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Structural studies on Klebsiella capsular polysaccharides Mackie, Keith L.

Abstract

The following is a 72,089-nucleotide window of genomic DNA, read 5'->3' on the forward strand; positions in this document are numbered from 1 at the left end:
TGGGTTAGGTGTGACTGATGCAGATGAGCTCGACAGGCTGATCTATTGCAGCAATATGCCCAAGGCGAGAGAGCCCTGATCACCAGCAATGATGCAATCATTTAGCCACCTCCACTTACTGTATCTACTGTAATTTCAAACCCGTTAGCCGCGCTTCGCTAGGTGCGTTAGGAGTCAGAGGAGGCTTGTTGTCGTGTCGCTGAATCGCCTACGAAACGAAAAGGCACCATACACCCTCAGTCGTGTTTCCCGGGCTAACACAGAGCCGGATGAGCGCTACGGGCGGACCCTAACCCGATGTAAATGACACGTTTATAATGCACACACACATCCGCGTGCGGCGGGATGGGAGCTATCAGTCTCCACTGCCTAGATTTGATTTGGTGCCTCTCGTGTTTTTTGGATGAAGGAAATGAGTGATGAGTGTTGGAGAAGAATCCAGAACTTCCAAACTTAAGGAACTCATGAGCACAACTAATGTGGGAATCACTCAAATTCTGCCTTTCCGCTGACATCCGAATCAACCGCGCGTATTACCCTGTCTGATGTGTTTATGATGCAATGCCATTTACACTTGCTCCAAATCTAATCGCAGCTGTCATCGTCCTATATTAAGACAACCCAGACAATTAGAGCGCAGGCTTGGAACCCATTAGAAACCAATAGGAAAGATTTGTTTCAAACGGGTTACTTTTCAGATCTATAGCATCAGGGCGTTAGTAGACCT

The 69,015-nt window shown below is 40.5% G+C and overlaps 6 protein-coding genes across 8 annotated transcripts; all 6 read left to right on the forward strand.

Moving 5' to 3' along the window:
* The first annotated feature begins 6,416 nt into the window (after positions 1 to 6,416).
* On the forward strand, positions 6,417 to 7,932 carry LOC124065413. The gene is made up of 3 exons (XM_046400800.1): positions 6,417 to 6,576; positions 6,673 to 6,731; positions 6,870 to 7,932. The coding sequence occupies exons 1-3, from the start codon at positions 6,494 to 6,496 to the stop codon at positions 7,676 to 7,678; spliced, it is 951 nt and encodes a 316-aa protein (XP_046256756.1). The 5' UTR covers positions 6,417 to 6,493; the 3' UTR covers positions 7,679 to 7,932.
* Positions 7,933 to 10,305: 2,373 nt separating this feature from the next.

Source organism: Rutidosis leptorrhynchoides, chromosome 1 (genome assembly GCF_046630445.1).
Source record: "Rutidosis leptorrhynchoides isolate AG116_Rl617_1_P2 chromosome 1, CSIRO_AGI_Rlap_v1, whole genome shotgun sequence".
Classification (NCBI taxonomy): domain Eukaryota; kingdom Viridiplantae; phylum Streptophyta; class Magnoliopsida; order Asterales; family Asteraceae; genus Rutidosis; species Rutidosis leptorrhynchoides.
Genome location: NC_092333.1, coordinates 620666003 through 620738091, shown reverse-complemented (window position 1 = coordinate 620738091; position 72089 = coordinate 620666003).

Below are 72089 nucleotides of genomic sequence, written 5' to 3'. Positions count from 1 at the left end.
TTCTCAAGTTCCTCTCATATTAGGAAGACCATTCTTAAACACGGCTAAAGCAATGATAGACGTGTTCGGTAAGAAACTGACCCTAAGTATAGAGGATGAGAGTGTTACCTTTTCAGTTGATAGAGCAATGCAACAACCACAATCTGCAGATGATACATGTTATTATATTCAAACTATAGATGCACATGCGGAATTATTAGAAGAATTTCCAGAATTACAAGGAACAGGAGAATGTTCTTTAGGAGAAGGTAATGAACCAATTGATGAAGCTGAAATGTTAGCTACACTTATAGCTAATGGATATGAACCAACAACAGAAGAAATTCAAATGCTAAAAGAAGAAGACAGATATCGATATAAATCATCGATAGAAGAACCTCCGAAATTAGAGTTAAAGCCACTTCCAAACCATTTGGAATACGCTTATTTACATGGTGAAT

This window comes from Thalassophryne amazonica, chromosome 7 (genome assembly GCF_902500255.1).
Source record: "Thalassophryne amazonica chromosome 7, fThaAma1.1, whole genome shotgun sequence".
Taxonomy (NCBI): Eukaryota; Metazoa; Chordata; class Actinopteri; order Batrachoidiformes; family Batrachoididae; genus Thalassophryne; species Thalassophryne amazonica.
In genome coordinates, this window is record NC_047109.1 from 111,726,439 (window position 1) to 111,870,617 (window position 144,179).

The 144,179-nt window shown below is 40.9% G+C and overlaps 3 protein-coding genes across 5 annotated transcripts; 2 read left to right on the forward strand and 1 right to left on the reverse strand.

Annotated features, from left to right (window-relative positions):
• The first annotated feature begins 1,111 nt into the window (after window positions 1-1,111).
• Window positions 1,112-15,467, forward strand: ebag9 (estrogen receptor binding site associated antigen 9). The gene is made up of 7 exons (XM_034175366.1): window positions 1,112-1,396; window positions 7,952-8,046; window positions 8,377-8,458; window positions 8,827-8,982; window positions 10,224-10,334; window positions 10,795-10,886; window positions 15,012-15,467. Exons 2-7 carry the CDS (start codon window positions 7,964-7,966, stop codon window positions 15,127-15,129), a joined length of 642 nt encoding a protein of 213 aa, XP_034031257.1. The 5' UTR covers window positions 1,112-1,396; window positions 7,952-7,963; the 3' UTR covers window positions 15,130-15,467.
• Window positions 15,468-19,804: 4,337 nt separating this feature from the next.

Eighty-one serologically distinct strains of Klebsiella bacteria are known. The capsular polysaccharides from these bacteria are their antigenic determinants and in order to help understand the chemical basis of serological differentiation, the detailed chemical structures of these polysaccharides are being determined. The capsular polysaccharides isolated from Klebsiella serotypes K32, K36 and K70 are presented here and have been established using many different chemical techniques. Methyla- tion, partial hydrolysis, periodate oxidation and 3-elimination procedures have yielded analysable subunits of the polysaccharides Extensive use has been made of n.m.r. spectroscopy (¹H and 13 C), mass spectrometry, gas-liquid chromatography and gel filtration in the isolation and identification of the products obtained from the various degradative techniques. The repeating unit structures of K32, K36 and K70 are shown to be as follows: [chemical structures]. Some features of special interest in these structures include: the extreme acid lability of the pyruvate acetal when linking hydroxyls on C₃ and C₄ of a 2-linked L-rharanose residue (K32, K70); the existence of a 3-Lj-rhamnose unit in the structure of K32; and the presence of the pyruvate acetal on only 50% of the linear, six sugar, repeating units of K70. It is also interesting to note that while K70 and K36 have almost the same quantitative composition the chemical structures are markedly different. An efficient means of isolating large quantities of single repeating units of the Klebsiella polysaccharides using glycanase enzymes borne and utilised by specific bacteriophage, is demonstrated. A bacteriophage specific for Klebsiella K32 has been propagated, purified and used to depolymerise K32 polysaccharide. Analysis of the resulting oligosaccharides has shown the glycanase enzyme to be a a-rhamnosidase which cleaves K32 as shown below. [chemical structure] The degradation via bacteriophage is a new area of research and the work described here is only preliminary and as such is presented as an appendix.

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